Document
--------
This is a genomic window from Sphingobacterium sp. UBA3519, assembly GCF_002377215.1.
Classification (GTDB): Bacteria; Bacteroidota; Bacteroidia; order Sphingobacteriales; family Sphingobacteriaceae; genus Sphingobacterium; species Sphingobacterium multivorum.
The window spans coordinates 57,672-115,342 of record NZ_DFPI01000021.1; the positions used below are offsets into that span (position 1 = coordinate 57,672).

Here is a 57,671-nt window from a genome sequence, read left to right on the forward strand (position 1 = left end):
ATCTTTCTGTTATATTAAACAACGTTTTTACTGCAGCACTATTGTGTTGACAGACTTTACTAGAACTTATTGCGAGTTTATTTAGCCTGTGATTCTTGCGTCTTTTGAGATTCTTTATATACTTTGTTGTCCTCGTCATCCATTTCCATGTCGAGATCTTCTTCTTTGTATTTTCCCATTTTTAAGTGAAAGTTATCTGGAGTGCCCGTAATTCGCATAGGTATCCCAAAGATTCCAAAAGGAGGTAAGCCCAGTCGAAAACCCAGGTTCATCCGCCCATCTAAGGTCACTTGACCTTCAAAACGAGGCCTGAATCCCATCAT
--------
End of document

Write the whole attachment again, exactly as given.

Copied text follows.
This is a genomic window from Sphingobacterium sp. UBA3519, assembly GCF_002377215.1.
Classification (GTDB): Bacteria; Bacteroidota; Bacteroidia; order Sphingobacteriales; family Sphingobacteriaceae; genus Sphingobacterium; species Sphingobacterium multivorum.
The window spans coordinates 57,672-115,342 of record NZ_DFPI01000021.1; the positions used below are offsets into that span (position 1 = coordinate 57,672).

Here is a 57,671-nt window from a genome sequence, read left to right on the forward strand (position 1 = left end):
ATCTTTCTGTTATATTAAACAACGTTTTTACTGCAGCACTATTGTGTTGACAGACTTTACTAGAACTTATTGCGAGTTTATTTAGCCTGTGATTCTTGCGTCTTTTGAGATTCTTTATATACTTTGTTGTCCTCGTCATCCATTTCCATGTCGAGATCTTCTTCTTTGTATTTTCCCATTTTTAAGTGAAAGTTATCTGGAGTGCCCGTAATTCGCATAGGTATCCCAAAGATTCCAAAAGGAGGTAAGCCCAGTCGAAAACCCAGGTTCATCCGCCCATCTAAGGTCACTTGACCTTCAAAACGAGGCCTGAATCCCATCAT